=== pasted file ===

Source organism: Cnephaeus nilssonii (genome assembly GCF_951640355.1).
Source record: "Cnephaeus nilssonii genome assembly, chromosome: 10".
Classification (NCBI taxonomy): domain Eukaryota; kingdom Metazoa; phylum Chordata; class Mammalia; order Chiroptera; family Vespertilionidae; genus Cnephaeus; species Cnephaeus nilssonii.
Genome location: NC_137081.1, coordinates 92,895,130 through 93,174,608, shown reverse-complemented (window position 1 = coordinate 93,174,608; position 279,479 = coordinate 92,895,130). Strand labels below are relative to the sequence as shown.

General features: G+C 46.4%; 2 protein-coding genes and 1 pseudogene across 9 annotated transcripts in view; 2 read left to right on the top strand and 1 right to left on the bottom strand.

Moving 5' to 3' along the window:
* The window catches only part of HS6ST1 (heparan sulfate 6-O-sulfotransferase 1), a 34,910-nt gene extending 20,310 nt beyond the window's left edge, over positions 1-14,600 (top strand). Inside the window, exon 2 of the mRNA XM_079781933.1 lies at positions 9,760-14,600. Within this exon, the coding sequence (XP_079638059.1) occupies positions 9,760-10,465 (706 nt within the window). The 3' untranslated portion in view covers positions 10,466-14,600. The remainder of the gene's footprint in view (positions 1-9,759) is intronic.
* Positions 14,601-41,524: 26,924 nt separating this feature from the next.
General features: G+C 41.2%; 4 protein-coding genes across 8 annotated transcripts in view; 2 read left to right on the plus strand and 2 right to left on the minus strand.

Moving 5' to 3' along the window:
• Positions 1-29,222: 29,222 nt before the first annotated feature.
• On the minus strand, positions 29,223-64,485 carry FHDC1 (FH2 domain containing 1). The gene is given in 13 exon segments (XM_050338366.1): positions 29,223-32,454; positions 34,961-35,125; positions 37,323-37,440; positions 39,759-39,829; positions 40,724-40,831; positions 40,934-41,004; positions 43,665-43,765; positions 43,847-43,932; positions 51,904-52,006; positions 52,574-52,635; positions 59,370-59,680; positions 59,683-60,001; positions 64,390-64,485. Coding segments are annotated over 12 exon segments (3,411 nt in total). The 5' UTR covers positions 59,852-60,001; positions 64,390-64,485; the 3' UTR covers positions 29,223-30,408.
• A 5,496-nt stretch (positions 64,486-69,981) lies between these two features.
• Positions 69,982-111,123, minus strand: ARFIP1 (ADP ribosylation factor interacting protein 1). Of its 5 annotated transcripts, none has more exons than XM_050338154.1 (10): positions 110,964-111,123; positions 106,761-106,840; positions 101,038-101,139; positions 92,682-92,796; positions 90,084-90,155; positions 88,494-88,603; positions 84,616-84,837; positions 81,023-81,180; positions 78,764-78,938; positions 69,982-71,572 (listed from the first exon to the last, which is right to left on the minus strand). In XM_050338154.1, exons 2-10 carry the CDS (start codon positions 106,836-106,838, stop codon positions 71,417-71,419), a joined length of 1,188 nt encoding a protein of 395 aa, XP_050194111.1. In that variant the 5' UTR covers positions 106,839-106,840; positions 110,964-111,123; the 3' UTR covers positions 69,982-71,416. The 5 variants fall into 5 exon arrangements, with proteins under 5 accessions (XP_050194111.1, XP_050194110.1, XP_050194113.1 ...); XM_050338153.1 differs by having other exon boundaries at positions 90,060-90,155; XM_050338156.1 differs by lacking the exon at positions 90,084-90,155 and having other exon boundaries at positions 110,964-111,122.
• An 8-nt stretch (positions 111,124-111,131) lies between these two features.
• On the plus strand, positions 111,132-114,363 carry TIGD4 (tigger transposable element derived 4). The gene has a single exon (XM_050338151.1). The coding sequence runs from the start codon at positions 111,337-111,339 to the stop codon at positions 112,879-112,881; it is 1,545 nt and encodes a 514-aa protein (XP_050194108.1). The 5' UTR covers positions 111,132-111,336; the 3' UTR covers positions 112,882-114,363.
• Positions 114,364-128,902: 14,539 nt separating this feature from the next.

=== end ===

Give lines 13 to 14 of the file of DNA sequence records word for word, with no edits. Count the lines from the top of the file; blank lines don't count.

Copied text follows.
• A 5,496-nt stretch (positions 64,486-69,981) lies between these two features.
• Positions 69,982-111,123, minus strand: ARFIP1 (ADP ribosylation factor interacting protein 1). Of its 5 annotated transcripts, none has more exons than XM_050338154.1 (10): positions 110,964-111,123; positions 106,761-106,840; positions 101,038-101,139; positions 92,682-92,796; positions 90,084-90,155; positions 88,494-88,603; positions 84,616-84,837; positions 81,023-81,180; positions 78,764-78,938; positions 69,982-71,572 (listed from the first exon to the last, which is right to left on the minus strand). In XM_050338154.1, exons 2-10 carry the CDS (start codon positions 106,836-106,838, stop codon positions 71,417-71,419), a joined length of 1,188 nt encoding a protein of 395 aa, XP_050194111.1. In that variant the 5' UTR covers positions 106,839-106,840; positions 110,964-111,123; the 3' UTR covers positions 69,982-71,416. The 5 variants fall into 5 exon arrangements, with proteins under 5 accessions (XP_050194111.1, XP_050194110.1, XP_050194113.1 ...); XM_050338153.1 differs by having other exon boundaries at positions 90,060-90,155; XM_050338156.1 differs by lacking the exon at positions 90,084-90,155 and having other exon boundaries at positions 110,964-111,122.